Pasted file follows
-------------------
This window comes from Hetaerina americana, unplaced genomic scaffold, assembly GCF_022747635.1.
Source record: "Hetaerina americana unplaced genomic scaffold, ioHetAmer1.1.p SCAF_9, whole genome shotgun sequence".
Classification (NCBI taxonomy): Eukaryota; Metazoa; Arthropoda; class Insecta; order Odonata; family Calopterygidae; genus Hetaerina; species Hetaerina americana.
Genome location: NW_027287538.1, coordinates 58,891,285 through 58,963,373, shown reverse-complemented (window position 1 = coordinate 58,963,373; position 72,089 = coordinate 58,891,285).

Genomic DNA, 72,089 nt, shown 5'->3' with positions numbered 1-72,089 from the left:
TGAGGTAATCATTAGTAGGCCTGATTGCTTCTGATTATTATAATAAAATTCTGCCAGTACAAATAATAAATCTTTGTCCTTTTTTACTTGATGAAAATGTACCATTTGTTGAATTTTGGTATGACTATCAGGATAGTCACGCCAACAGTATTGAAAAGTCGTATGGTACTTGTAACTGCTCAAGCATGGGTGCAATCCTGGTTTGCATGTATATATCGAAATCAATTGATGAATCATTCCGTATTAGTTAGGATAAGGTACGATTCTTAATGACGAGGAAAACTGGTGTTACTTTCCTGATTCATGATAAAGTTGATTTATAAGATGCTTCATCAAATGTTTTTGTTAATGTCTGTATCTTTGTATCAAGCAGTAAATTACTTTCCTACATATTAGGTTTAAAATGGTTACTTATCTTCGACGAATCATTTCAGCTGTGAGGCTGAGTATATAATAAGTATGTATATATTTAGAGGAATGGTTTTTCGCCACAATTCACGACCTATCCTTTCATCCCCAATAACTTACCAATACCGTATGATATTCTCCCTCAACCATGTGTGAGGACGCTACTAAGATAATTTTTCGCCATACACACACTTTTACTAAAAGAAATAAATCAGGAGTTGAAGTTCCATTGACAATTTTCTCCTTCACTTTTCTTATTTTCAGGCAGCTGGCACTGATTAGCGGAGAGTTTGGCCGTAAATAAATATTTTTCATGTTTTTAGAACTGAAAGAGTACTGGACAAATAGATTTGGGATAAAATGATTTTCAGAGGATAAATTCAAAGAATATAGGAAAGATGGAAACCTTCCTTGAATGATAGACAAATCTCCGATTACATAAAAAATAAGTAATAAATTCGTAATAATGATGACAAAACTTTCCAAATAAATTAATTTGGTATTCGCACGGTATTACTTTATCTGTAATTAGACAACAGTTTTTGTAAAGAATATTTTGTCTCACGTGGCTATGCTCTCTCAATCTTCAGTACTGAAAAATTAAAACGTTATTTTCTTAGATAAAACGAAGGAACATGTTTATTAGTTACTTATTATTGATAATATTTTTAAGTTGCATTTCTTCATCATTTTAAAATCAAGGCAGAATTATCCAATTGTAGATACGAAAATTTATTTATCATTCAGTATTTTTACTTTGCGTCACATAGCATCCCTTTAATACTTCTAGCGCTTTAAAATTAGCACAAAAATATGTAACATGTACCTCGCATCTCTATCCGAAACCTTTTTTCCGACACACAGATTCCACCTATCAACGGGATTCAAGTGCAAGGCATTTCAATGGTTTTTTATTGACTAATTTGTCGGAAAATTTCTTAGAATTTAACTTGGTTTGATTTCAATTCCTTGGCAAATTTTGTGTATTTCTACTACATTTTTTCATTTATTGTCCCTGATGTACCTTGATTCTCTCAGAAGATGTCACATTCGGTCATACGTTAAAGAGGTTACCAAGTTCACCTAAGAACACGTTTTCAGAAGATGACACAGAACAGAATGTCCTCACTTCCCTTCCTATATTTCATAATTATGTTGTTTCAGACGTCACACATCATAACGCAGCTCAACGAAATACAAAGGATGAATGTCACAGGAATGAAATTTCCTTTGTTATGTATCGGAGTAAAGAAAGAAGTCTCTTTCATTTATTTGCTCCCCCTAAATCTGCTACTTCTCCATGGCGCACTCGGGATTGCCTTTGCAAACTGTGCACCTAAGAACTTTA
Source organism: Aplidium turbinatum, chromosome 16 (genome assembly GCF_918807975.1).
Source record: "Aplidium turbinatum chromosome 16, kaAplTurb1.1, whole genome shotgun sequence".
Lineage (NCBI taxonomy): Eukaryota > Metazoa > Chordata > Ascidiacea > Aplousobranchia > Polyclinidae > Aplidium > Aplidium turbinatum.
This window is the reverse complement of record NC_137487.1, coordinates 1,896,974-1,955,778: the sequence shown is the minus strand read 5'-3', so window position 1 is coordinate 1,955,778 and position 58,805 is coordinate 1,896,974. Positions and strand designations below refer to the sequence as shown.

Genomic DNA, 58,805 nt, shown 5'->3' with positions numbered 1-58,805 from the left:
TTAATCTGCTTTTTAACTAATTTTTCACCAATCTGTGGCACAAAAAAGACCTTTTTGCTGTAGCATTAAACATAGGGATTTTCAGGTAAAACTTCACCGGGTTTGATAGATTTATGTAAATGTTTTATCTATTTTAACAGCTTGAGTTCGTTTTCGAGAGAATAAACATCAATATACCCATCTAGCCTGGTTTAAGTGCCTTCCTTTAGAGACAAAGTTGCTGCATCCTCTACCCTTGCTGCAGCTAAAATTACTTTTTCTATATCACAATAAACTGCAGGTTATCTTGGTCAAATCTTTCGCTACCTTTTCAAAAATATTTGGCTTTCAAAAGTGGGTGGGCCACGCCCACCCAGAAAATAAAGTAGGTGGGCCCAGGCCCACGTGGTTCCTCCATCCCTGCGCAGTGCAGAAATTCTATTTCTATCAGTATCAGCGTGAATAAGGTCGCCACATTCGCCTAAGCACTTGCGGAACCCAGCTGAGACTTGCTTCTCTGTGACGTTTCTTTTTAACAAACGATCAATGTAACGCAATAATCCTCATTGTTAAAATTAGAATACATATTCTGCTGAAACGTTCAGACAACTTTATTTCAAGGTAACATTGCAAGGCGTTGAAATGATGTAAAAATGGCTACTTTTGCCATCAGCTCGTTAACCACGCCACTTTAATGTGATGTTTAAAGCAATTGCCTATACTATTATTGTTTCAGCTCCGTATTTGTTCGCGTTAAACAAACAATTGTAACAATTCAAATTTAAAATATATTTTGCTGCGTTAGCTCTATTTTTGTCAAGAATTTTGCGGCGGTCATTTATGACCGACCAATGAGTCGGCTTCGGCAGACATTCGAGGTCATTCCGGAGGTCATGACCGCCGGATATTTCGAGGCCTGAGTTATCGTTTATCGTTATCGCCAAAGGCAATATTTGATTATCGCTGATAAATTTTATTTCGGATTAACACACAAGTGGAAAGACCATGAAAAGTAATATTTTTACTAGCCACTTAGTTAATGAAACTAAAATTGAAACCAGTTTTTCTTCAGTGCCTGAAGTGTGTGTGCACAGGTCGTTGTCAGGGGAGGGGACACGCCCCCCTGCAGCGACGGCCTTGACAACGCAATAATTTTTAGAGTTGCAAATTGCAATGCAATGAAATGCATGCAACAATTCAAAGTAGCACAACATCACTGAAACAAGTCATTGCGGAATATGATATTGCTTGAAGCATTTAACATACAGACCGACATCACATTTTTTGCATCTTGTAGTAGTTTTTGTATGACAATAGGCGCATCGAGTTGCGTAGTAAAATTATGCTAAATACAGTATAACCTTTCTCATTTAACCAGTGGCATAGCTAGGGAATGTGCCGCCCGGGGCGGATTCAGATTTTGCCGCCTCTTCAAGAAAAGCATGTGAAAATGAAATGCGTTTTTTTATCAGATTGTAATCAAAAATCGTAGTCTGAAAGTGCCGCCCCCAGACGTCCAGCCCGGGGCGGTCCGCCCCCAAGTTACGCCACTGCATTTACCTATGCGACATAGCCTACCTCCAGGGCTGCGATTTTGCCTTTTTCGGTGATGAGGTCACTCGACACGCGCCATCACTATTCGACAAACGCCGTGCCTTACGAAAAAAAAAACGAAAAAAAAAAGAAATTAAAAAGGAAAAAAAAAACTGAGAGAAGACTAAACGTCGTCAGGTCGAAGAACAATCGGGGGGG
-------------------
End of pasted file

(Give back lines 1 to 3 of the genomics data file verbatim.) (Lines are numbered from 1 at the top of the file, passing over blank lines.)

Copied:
This window comes from Hetaerina americana, unplaced genomic scaffold, assembly GCF_022747635.1.
Source record: "Hetaerina americana unplaced genomic scaffold, ioHetAmer1.1.p SCAF_9, whole genome shotgun sequence".
Classification (NCBI taxonomy): Eukaryota; Metazoa; Arthropoda; class Insecta; order Odonata; family Calopterygidae; genus Hetaerina; species Hetaerina americana.